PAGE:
Prop Editor, create the prop bloody knife. Now return to the Verb Editor and create two Verbs. The first Verb is discover clue. Under Properties, give discover clue a 3Prop WordSocket for the clues to be found. Next create another Verb called murder weapon found. Under Properties, make this Verb's Audience Requirement "Under the Hood." This will hide it from the player's view in the HistoryBook. (More about Audience Types.) Then return to discover clue.

If this were part of a larger web of
Verbs, you would have a Role for the Protagonist under discover clue, so go ahead and create one, for form's sake. Now add a second Role and name it Fate. The AssumeRoleIf script for discover clue: Fate should look like this.


Now go to the Verb murder weapon found. Go to the Consequences menu and choose CreateClockAlarm. Its script will look like this:

murder weapon found: ClockAlarm

The Who? in this case would be the judge, who might notify witnesses of the impending trial, or you might just go straight to the court setting and hold the trial. HowFarAhead? is how many storymoments you want to pass before the judge acts. This quantity would depend on how much time you want to give the
Protagonist to do other things before the court appearance.

You can see from this example how to use
Fate and a ClockAlarm to trigger new sets of Verbs, timed to occur when you choose (note, take care to not make the ClockAlarm time too long, or your storyworld might timeout before the cool new set of Verbs are ever triggered).

* More precisely, Fate's location is permanently set as "Nowhere" — out in the digital ether, floating above the heads of all your other Actors. In Storytronics, an Event always occurs where the Subject is. This is why, when you look in Log Lizard, you'll see that any action carried out by Fate occurs "Nowhere."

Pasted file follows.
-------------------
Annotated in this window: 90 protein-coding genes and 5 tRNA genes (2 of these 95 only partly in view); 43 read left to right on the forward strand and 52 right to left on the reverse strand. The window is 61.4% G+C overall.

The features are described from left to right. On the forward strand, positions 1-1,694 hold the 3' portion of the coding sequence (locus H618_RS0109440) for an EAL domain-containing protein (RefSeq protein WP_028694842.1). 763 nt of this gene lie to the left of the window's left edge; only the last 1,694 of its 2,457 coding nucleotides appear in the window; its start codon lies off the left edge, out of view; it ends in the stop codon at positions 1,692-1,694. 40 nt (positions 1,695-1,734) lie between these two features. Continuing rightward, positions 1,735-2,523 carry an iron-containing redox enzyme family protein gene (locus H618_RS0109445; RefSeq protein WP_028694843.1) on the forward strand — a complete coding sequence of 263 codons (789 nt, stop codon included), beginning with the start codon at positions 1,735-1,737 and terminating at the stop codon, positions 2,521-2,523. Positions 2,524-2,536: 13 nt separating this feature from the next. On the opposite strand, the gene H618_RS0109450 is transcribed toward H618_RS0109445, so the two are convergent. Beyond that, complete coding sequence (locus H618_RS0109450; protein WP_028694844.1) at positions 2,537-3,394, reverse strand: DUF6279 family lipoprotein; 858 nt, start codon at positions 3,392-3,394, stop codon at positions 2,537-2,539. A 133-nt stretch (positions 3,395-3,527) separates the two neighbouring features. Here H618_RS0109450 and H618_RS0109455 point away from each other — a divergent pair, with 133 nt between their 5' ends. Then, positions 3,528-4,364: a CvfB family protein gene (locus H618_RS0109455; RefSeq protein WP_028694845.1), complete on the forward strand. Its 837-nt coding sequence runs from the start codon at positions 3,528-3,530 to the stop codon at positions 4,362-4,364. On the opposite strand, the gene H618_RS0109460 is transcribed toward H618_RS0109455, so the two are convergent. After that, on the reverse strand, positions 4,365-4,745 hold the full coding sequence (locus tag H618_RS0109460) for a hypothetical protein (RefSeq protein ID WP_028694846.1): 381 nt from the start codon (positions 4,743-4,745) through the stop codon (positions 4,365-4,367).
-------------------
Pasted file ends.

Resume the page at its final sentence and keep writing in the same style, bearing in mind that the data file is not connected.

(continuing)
**A storyworld's time is measured in "moments." How long is a moment? As long or short as you want it to be, pretty much. Storytronic time is flexible. In most storyworlds, it might be anything from a few seconds to a few minutes, depending on what is needed for pacing purposes. In Chris's Balance of Power 21st Century, a "moment" is probably closer to a month.

You can set the number of moments that a
Verb takes to execute in the Verb's Properties box, as mentioned in Properties Box.

Because Storytronics is linguistic and turn-based, you have some flexibility regarding how much time you want each moment to "last." You can set the duration of an
Event in Properties, but also, just as in traditional storytelling, you may find that your storyworld will not require a strict clock that accounts for the passage of time in minutes, so you can play around with how much happens in one moment versus another. Experiment and see what kinds of effects you can achieve here.

A caveat: if you have a storyworld in which the duration of
Events matters—for instance, a ticking-bomb storyworld or an Actor whose condition is worsening quickly and the Protagonist must secure the assistance of a specialist in time; or a spy story in which multiple threads of action occur in different stages, and those threads merge at some point—in these cases, you will need to be careful about how you manage the passage of time in your storyworld. Precision in the duration of Verbs will be much more important.

Previous tutorial (Group 3):  More Special Operators                                                         Next tutorial:  Who's Fate? (part 2)